In Luke’s portrait of Jesus, the poor are those who see the good news; the prisoners knows what the freedom of salvation feels like; the blind see salvation; the oppressed experience the year of Jubilee. This is the new epoch in God’s redemptive history where oppressed receive salvation. For Luke the salvation begun at the advent of Jesus is characterized by a Great Reversal (that’s the name biblical scholars use to describe the mission of Jesus—see Joel Green’s work here and here ). God’s salvation comes in the presence of Jesus to those who the religious authorities say don’t deserve it. This is the scandal of Jesus that Simeon prophecied at Jesus’ dedication: “This child is destined to cause the falling and rising of many in Israel, and to be a sign that will be spoken against” (2:34). The way we see God’s salvific grace flow through Jesus into Israel and then into all the nations does not fit the rules set by the experts of the law and Pharisees. We begin to see how Jesus scandalizes the religious authorities in chapter 5 when Jesus announces God’s forgiveness of a paralytic. The Pharisees and teachers of the law say, “Who is this fellow who speaks blasphemy? Who can forgive sins but God alone?” (5:21).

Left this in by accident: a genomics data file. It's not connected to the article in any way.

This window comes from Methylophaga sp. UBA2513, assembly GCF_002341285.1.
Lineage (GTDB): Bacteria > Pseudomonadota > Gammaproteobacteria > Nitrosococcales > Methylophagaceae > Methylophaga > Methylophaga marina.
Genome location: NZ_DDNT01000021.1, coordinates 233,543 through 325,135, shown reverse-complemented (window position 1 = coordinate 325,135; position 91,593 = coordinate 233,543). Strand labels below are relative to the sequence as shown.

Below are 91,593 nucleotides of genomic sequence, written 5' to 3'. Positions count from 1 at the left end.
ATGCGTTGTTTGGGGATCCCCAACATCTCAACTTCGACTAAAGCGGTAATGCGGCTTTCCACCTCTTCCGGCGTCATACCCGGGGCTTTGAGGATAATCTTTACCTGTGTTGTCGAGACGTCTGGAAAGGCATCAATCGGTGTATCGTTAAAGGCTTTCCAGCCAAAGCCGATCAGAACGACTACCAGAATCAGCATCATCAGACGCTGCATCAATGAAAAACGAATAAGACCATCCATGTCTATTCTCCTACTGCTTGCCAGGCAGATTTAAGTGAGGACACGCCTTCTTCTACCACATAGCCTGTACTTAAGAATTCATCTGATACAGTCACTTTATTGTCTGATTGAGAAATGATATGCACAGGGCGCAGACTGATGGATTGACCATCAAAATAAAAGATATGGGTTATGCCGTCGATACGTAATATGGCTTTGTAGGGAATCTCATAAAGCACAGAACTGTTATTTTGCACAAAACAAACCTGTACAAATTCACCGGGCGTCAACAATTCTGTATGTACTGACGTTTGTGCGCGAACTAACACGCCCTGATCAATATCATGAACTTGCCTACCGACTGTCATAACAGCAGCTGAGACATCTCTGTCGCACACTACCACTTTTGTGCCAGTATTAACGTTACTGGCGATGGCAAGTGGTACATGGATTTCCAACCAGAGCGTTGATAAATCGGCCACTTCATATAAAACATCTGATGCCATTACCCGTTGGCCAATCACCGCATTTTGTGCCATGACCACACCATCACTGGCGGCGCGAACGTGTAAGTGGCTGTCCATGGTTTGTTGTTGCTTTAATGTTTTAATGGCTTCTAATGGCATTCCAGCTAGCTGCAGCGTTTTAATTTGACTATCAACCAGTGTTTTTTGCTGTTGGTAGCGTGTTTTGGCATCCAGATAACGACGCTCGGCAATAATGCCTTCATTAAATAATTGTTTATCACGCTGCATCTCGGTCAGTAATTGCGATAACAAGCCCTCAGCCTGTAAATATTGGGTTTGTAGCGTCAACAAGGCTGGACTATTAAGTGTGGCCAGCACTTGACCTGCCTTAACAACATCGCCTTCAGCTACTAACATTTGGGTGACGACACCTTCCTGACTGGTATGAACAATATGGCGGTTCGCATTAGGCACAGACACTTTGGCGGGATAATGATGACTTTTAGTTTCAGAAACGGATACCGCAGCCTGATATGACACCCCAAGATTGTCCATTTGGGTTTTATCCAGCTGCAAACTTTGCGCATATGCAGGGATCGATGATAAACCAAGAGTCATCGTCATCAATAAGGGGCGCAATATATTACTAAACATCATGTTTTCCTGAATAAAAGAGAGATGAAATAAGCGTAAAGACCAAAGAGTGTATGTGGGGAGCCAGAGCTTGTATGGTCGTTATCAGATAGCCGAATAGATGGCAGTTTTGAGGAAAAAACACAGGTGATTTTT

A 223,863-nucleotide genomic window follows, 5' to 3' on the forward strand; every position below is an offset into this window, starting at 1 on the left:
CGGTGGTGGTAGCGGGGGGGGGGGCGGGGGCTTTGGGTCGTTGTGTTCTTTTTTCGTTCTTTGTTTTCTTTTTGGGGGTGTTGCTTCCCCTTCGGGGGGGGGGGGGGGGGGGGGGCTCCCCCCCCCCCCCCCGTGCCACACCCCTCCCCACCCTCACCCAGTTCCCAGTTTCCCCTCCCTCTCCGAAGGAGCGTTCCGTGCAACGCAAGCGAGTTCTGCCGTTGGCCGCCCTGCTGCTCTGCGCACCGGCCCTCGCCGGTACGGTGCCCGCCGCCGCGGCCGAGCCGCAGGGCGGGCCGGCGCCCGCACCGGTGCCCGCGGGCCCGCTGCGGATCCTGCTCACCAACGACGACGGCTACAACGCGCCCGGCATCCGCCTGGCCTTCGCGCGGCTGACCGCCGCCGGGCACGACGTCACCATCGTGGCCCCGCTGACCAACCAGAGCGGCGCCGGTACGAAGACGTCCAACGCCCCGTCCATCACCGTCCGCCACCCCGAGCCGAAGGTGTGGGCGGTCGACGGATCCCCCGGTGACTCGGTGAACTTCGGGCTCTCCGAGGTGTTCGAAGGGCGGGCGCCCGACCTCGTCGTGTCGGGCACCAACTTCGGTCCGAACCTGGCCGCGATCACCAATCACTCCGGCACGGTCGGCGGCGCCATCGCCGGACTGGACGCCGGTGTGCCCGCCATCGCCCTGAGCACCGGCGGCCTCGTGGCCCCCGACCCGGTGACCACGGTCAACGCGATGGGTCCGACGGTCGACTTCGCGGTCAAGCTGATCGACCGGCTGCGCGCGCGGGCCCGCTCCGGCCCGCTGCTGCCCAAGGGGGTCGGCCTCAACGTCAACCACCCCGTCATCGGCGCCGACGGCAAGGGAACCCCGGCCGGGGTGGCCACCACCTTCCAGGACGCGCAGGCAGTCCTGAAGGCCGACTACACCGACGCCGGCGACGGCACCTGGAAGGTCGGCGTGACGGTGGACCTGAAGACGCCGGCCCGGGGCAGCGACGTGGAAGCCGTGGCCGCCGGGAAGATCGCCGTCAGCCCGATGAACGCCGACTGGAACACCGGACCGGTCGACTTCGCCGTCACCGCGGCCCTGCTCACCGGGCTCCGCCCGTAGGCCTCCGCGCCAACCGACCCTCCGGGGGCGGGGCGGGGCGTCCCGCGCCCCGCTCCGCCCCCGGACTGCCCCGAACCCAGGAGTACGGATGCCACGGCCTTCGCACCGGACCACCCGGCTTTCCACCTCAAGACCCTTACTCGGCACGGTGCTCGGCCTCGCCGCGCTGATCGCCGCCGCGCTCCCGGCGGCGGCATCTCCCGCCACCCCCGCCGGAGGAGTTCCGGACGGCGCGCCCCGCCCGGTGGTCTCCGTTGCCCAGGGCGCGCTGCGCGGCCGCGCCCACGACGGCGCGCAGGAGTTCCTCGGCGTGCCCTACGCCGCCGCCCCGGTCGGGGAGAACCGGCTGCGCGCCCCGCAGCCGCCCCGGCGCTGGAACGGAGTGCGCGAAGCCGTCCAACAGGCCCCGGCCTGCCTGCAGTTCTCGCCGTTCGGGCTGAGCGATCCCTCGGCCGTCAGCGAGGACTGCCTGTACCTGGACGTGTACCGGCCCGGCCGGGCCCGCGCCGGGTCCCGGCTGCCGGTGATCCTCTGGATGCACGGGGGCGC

I think the most striking place we can see this Great Reversal in Luke’s story of Jesus is 6:20f: “the sermon on the plains,” as it’s called. Now, Jesus’ sermon here bears important resemblances to Matthew’s sermon on the Mount (Matt. 5). But the similarity highlights the differences—important differences that scandalize me (and u.s.?). First of all, unlike Matthew’s Jesus, Luke does not say that the “poor in spirit” are blessed. No. The Jesus in Luke says, “Blessed are the poor, for yours is the kingdom of God”! And those of us who are scandalized try to run away from that statement by spiritualizing it. We say, “Jesus really meant to say poor in spirit because that’s what Matthew has.” But that’s a hard case to make seeing what else Jesus says: “But woe to you who are rich” (5:24)! That’s is totally scandalous: the rich are woed and the poor are blessed. The text is harshly clear. Interpretive gymnastics are required to dull down that piercing living and active sword. But it can be done, if you want. And if you want to dull that double-edged sword maybe that means you should try to listen to how it speaks the good news of Jesus to the poor, like Jesus said he was going to do from the beginning (4:18). This is the Great Reversal of Luke! Jesus, the display of God’s salvation, came to the lowly. And not those who are spiritually lowly (that’s Matthew not Luke), but those who are socially (this might be the category that the Roman centuriun of chapter 7 falls into) and economically destitute, the marginalized, the powerless, the poor.